A recent research report has concluded that the trees growing naturally in High Weald woodlands ‘lock up' the equivalent of a fifth of the annual carbon emissions of each High Weald resident. It advises that the best way to ensure this carbon stays locked up for as long as possible is to use timber in buildings with a long lifespan or, where this isn't practical, to utilise wood as a heating fuel instead of fossil fuels.
Woodlands and woodland management have a vital role to play in our response to climate change; growing trees absorb CO2 from the atmosphere and store it as carbon, both above and below ground. The research report was produced by the High Weald AONB Joint Advisory Committee (JAC) as part of a programme of activities which sets out how important the High Weald landscape is to our social and economic well being.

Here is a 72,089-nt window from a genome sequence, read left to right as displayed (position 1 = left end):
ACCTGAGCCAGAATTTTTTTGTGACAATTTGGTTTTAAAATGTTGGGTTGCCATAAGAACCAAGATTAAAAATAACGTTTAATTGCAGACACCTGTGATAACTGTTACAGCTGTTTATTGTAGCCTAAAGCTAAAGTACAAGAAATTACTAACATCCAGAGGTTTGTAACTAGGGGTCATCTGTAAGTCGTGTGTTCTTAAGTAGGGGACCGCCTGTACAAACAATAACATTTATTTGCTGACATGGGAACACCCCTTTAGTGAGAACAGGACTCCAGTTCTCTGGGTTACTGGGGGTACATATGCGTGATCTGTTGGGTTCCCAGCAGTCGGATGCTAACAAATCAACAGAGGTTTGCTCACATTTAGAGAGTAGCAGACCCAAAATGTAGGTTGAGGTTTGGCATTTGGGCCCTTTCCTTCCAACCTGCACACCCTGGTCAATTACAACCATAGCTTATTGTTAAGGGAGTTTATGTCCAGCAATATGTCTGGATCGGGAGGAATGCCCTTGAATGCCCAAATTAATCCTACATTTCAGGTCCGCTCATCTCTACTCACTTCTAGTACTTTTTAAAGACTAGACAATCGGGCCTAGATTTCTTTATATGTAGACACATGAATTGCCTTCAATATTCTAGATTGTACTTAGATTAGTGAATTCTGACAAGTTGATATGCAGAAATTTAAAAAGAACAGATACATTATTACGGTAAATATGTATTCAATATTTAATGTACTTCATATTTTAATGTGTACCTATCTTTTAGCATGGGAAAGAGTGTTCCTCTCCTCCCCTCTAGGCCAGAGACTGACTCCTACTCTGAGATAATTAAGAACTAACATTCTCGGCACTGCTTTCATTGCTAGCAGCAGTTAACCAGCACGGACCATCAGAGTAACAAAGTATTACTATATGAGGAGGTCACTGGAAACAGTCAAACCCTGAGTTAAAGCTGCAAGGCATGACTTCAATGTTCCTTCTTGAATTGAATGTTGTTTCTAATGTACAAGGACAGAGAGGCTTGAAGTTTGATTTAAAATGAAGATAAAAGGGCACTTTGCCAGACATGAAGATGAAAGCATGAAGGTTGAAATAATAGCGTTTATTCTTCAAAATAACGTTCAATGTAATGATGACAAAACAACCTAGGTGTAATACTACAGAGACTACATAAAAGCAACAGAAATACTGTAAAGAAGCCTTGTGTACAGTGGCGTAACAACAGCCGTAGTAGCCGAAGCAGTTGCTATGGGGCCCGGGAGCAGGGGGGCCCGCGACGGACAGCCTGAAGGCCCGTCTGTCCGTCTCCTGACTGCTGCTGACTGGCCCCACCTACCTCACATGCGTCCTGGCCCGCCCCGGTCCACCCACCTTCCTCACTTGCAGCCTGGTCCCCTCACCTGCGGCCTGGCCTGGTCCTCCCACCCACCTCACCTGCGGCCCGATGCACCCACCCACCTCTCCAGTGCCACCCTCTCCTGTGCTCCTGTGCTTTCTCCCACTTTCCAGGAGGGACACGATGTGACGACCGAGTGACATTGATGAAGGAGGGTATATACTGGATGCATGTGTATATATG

Preparing a 'carbon account' for the High Weald highlights the contribution that a wooded landscapes can make to carbon management. For the JAC and other policy makers and decision makers the report highlilghts the need to protect the area's woodlands and support the woodland industry with its ambition to use more local timber in building construction.